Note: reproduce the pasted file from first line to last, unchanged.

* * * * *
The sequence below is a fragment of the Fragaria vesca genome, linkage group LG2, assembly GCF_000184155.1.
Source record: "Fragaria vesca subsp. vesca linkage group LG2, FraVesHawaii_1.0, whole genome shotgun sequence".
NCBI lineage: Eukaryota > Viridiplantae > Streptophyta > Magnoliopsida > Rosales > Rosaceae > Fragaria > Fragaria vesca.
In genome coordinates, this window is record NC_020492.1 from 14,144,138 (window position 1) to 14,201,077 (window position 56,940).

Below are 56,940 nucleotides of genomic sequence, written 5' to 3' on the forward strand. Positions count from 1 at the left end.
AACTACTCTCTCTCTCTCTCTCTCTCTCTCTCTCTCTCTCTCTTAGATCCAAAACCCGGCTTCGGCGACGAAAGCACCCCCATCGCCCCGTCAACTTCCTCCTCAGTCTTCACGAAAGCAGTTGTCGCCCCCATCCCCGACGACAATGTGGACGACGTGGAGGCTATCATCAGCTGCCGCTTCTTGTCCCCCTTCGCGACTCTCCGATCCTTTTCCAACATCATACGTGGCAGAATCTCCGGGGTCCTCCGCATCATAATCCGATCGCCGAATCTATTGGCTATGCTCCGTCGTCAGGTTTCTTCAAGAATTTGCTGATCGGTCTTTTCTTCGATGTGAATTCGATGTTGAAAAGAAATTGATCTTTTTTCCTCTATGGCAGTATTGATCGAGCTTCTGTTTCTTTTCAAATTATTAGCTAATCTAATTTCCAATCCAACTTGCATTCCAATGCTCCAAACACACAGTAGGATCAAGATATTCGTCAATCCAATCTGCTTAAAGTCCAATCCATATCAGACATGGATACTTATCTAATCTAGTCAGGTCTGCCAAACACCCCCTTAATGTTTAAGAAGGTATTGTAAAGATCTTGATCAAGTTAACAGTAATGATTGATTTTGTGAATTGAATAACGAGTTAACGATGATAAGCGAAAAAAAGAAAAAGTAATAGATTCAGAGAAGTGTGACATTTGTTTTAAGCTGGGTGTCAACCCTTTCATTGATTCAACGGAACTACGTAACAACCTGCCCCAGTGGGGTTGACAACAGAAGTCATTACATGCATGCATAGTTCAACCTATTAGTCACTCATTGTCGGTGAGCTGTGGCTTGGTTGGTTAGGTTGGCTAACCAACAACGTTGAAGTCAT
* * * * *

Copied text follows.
The sequence below is a fragment of the Fragaria vesca genome, linkage group LG2, assembly GCF_000184155.1.
Source record: "Fragaria vesca subsp. vesca linkage group LG2, FraVesHawaii_1.0, whole genome shotgun sequence".
NCBI lineage: Eukaryota > Viridiplantae > Streptophyta > Magnoliopsida > Rosales > Rosaceae > Fragaria > Fragaria vesca.
In genome coordinates, this window is record NC_020492.1 from 14,144,138 (window position 1) to 14,201,077 (window position 56,940).

Below are 56,940 nucleotides of genomic sequence, written 5' to 3' on the forward strand. Positions count from 1 at the left end.
AACTACTCTCTCTCTCTCTCTCTCTCTCTCTCTCTCTCTCTCTTAGATCCAAAACCCGGCTTCGGCGACGAAAGCACCCCCATCGCCCCGTCAACTTCCTCCTCAGTCTTCACGAAAGCAGTTGTCGCCCCCATCCCCGACGACAATGTGGACGACGTGGAGGCTATCATCAGCTGCCGCTTCTTGTCCCCCTTCGCGACTCTCCGATCCTTTTCCAACATCATACGTGGCAGAATCTCCGGGGTCCTCCGCATCATAATCCGATCGCCGAATCTATTGGCTATGCTCCGTCGTCAGGTTTCTTCAAGAATTTGCTGATCGGTCTTTTCTTCGATGTGAATTCGATGTTGAAAAGAAATTGATCTTTTTTCCTCTATGGCAGTATTGATCGAGCTTCTGTTTCTTTTCAAATTATTAGCTAATCTAATTTCCAATCCAACTTGCATTCCAATGCTCCAAACACACAGTAGGATCAAGATATTCGTCAATCCAATCTGCTTAAAGTCCAATCCATATCAGACATGGATACTTATCTAATCTAGTCAGGTCTGCCAAACACCCCCTTAATGTTTAAGAAGGTATTGTAAAGATCTTGATCAAGTTAACAGTAATGATTGATTTTGTGAATTGAATAACGAGTTAACGATGATAAGCGAAAAAAAGAAAAAGTAATAGATTCAGAGAAGTGTGACATTTGTTTTAAGCTGGGTGTCAACCCTTTCATTGATTCAACGGAACTACGTAACAACCTGCCCCAGTGGGGTTGACAACAGAAGTCATTACATGCATGCATAGTTCAACCTATTAGTCACTCATTGTCGGTGAGCTGTGGCTTGGTTGGTTAGGTTGGCTAACCAACAACGTTGAAGTCAT